This past week saw the passing of the first anniversary of Black Friday. That was April 15, 2011, the day that the US finally got serious about eliminating the competition. Black Friday was the day that the U.S. Department of Justice, FBI and Homeland Security got together to the American public from the evils of online gambling. The domains of the poker companies that garnered over 90% of the U.S. online poker market were confiscated by the FBI on a warrant issued by the U.S. District Court for the Southern District of New York. Unfortunately, their method of grabbing the .com domain names caused two of the largest online poker companies in the world to shut down, essentially stiffing tens of thousands of players. Until players finally got something out of the defunct BETonSPORTS company, we heard annually from players and message boards throughout the gambling community were flooded with messages regarding the event. But poker players largely remained silent on the 1st anniversary of online pokers’ darkest day.
A survey of over 8000 poker players run by USGamingSurvey.com showed that after Black Friday over 80% of current online poker players stopped playing online poker. Those that remain do play at smaller sites and companies like Bovada and BetOnline have done a good job of grabbing some market share. But there are no sites that come even close to the player levels when that the Big 3 achieved when they were offering games to U.S. players. Consequently, online poker play in the US has been reduced to a trickle of what it once was.
We fully expected to see a great deal of news coverage regarding the anniversary of Black Friday. After all, with so many people stiffed out of money and so many players who used poker as a means to earn a living, we incorrectly assumed that players would be up in arms. $150 million in American players’ money is still frozen in accounts on Full Tilt Poker – plus millions more in accounts on Ultimate Bet and Absolute Poker. Instead Black Friday passed without as much as whimper. There were no player demands or further lawsuits, no marches on the Capital and literally no coverage in the mainstream media. There was plenty of coverage in 2011 with the media blaring the DoJ statement that Full Tilt Poker was nothing more than a ‘ponzi scheme’, but online poke is now so limited in the U.S. that there was nary a peep regarding Black Friday on the Internet, print or TV, outside of several online gambling industry sites.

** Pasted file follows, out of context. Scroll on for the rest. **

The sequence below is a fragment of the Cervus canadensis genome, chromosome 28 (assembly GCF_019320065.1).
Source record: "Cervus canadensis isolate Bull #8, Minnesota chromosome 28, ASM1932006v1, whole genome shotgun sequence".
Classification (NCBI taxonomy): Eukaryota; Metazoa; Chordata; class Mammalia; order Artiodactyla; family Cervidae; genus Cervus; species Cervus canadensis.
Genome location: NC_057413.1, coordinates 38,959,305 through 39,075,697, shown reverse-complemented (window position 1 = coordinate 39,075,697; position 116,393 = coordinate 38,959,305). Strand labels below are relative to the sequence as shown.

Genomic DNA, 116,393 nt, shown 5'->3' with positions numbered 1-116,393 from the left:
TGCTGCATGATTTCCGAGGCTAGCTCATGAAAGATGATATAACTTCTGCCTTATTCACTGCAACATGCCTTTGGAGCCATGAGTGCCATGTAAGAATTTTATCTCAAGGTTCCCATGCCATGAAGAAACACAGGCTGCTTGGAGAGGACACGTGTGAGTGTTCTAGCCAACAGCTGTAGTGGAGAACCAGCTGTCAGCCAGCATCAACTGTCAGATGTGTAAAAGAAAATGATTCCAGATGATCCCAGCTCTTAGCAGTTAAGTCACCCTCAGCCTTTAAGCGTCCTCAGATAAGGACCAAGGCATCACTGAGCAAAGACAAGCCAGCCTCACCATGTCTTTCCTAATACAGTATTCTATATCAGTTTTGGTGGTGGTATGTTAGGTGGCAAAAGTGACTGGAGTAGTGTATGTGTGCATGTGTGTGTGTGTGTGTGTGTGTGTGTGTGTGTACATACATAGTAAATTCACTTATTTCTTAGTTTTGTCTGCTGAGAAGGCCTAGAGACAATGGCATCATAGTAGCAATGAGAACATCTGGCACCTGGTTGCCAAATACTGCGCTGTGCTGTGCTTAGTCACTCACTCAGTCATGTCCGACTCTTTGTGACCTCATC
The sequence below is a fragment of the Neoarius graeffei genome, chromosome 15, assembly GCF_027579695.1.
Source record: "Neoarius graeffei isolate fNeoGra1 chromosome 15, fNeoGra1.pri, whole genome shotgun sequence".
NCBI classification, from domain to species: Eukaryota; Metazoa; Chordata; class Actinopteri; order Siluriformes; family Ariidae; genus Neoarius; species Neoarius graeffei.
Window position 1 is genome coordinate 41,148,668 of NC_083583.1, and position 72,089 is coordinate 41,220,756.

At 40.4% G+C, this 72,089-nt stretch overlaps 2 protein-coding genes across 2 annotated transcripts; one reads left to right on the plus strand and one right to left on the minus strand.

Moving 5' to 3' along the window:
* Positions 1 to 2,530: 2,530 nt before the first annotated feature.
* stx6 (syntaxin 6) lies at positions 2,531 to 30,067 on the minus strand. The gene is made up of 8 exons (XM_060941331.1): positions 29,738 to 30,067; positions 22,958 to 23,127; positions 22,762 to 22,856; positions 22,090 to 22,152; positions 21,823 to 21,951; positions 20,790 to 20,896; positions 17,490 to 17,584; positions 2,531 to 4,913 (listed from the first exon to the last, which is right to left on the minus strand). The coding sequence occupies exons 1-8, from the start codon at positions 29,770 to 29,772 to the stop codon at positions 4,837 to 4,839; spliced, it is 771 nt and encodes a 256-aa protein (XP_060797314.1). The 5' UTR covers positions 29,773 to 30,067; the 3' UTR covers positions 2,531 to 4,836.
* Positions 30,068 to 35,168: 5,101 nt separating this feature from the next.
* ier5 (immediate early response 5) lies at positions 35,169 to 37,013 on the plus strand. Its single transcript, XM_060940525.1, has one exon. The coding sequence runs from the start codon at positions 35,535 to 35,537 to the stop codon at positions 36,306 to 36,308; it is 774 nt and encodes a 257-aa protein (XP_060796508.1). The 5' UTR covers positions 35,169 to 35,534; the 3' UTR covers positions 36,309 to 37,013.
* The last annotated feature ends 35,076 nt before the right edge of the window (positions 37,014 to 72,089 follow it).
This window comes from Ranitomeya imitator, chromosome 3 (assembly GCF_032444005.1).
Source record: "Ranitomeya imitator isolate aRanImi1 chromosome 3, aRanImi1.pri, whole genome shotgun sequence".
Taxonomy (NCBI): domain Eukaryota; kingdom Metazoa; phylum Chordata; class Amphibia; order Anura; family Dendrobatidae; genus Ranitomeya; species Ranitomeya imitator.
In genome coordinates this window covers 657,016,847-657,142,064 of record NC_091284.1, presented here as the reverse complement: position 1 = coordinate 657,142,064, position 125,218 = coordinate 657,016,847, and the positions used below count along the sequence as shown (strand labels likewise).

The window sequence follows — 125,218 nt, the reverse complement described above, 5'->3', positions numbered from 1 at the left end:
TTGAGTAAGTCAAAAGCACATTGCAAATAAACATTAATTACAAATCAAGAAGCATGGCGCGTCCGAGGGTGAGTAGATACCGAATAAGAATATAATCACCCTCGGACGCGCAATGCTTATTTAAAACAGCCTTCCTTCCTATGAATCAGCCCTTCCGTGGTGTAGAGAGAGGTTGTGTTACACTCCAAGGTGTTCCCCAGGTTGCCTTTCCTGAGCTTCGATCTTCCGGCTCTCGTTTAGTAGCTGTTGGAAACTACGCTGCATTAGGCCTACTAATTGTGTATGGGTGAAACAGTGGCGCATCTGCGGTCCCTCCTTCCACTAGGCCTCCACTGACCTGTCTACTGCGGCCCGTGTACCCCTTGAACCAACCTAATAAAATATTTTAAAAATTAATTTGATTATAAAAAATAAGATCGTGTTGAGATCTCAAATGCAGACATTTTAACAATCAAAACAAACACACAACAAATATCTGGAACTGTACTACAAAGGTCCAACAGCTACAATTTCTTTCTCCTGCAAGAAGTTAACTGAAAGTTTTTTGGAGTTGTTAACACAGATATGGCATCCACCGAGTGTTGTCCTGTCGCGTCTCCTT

The one group that did get very involved with the anniversary was the Poker Players Alliance. The PPA had put up a new homepage for their website and asked players to get involved. Because of their campaign over 10,000 letters were sent to members of Congress. Though this is just a small percentage of poker players who are being stiffed by the US DoJ actions, 10,000 is a figure that should make someone stand up and take notice.
While licensed and regulated online poker in the post-Black Friday world appears to be a given, it still hasn’t happened. Online poker does make the news but the stories are of states looking to license, regulate and tax the industry or the fight over long shot bills in Congress. No one mentions the bilked players and the effects of the DoJ’s rampant actions against foreign companies.
Meanwhile at one year and counting the over 200,000 Full Tilt players who never received their funds after Black Friday sit and wait, apparently, quietly. And those that played at the Cereus network sites, Ultimate Bet and Absolute Poker, should just stop waiting. They will never see s dime not before next year’s anniversary, not ever. It would be nice if someone in the media took notice.